Little Free Library

Alice spotted this over at Apartment Therapy and I thought it was a great idea and a cute little tiny library.

I personally have not seen these on a yard near me but maybe you have or will soon. Started two years ago by a man who was honoring his book-loving teacher mom it has blossomed into over hundreds all around the world.

The Little Free Library is built of recycled materials such as barn wood, old cranberry crates, etc.

The Mission Statement of the Little Free Library is: To promote literacy and the love of reading by building free book exchanges worldwide. To build a sense of community as we share skills, creativity, and wisdom across generations. To build more than 2,510 libraries around the world – more than Andrew Carnegie!

Why don’t you start one in your yard today…

Photo Credits: Little Free Library

Little Free Library #2

Little Free Library #3

24 thoughts on “Little Free Library”

  1. Delightful. I saw something like this while camping in central Oregon. It was a tiny book shop with an “honor system” tin can where you could put your money. I have to build one of these…

  2. This is kinda fun… I wonder if that would work well if I tried it in the city… I live in an apartment complex. That would be great if I could. I like my neighbors but I wonder how this would work.

    • Holmes, I agree… this would be great in certain areas like assisted living/senior housing, even in the lounge of a nursing home! In neighborhoods where there are a large percentage of elderly, a ‘little library’ provides a wonderful reasonto take that short walk every day or so (pick up/drop off books), and adds a little ‘something new’ to the ordinary days… I, too, hesitate to think this could be something that would work ‘everywhere’: the irony is, an inner city ‘projects’ neighborhood is precisely where kids need it the most, but at the same time the very place it would be disrespected the most(sadly), with books disappearing and never coming back, vandalism, etc.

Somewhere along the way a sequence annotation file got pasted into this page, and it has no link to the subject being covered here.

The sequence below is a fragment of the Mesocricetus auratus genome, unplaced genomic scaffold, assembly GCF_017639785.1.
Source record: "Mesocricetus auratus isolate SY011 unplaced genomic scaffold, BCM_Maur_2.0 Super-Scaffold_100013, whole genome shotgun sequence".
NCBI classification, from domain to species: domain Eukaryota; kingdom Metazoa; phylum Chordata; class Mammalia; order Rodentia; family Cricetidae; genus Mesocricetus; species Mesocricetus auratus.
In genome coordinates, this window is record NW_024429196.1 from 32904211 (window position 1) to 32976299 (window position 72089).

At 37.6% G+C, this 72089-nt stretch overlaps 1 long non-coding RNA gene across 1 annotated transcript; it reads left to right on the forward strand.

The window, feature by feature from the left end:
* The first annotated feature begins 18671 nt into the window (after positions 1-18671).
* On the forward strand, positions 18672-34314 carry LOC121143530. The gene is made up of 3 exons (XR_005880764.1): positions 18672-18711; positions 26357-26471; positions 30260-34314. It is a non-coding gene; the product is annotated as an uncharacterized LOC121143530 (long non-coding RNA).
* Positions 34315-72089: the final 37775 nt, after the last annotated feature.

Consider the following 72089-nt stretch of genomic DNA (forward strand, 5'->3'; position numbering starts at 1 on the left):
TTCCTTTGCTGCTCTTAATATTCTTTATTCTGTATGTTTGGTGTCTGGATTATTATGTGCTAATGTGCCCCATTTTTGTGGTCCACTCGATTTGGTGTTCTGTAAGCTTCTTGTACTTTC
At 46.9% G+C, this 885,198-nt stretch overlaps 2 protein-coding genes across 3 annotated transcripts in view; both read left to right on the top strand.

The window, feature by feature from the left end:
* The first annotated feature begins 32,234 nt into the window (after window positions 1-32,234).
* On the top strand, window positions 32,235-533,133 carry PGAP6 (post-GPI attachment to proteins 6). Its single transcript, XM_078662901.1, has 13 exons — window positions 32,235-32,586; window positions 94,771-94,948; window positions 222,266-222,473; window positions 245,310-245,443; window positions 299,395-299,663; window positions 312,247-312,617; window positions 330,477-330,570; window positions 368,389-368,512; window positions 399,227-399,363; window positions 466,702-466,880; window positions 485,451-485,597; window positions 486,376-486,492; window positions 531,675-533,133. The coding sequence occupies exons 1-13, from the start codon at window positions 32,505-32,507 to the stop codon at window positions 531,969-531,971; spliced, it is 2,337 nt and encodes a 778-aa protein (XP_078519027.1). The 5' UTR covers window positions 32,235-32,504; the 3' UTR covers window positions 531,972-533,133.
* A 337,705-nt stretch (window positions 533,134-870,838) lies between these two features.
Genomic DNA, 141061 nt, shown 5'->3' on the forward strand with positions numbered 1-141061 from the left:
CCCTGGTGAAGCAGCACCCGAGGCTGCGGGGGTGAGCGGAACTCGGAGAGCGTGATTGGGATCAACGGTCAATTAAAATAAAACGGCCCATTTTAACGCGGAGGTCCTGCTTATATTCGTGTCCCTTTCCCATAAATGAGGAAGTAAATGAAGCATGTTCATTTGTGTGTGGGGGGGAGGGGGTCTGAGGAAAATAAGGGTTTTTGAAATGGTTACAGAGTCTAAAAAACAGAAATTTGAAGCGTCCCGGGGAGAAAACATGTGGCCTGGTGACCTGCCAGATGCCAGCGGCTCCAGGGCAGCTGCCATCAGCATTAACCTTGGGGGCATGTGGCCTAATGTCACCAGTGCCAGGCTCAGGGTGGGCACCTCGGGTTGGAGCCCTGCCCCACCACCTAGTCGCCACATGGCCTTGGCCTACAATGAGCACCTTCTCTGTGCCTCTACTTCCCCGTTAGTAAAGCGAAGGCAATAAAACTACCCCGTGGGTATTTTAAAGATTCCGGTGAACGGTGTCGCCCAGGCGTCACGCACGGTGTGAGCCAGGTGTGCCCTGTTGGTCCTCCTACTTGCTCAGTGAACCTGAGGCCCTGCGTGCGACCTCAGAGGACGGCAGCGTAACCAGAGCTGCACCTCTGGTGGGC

I love its ‘honor system’ approach, and, in places where honor is practiced, I can see it needing to be added-on/enlarged relatively quickly, once people start bringing and dropping off more books than they take home to read… 😉

  3. I think it is definitely worth a try. I live in a small town and the library is pretty accessible, but this is a fun idea. I wonder if the library would even participate or if the city would allow it to be placed in the park. It would be fun to have one for youth and one for adults.

  4. My mouth is agape. That is so fabulous. The coffee shop I went to in Santa Cruz had a bookshelf with a “take one, leave one” system and it was great.

  5. Where I live, we have a library that keeps ‘free books’ on shelves on a covered porch, but we’re constantly exchanging books with each other, so this would be great! What a wonderful idea.

  6. If a tiny library was stocked with ten cent books from a thrift store, garage sale, or the donated books rack at the public library, theft wouldn’t be a big loss.

  7. Love these- I’ve been planning on building one or two for the local area for awhile, just haven’t gotten to it…..great cause/project.

  8. A lot of international hostels and hotels have a bookcase or shelf with an unofficial ‘take one, leave one’ policy.

    I’ve always loved that about travelling, because I never know what I’m going to stumble across, and I enjoy leaving my books for others to discover.

  9. My mum used to leave ‘travelling’ books in public spaces, like food courts, bus stops, airports. She would put an inscription inside in the form of a poem I can’t remember saying ‘I am a travelling book, take me with you, read me, then leave me for somebody else’. we found one that she had started a few years later, and there were many names listed inside and places the book had been.

    • ahhh – 2leftsocks – DO IT and ask forgiveness later. When it is something beautiful and magical as this, you may not get any negative feedback.

  10. I just saw something about this on television.
    It talked the same things you wrote about.
    I go to university in Canada and we just learned about this in class.
    Thanks for helping me with the conclusion
    of my report.
    Thanks for the outline of television stuff.
    I totally think that cable television is going to go away.
    Or at a minimum have to change with the times.

    Online television is definitely the wave of the
    future. As internet speeds get quicker, everyone will be watching their shows on sites like this.

    What does anyone know about this? I think there’s a lot more to the concept
    I was just watching this on TV this week. They talked about the same things you wrote about.


Leave a Comment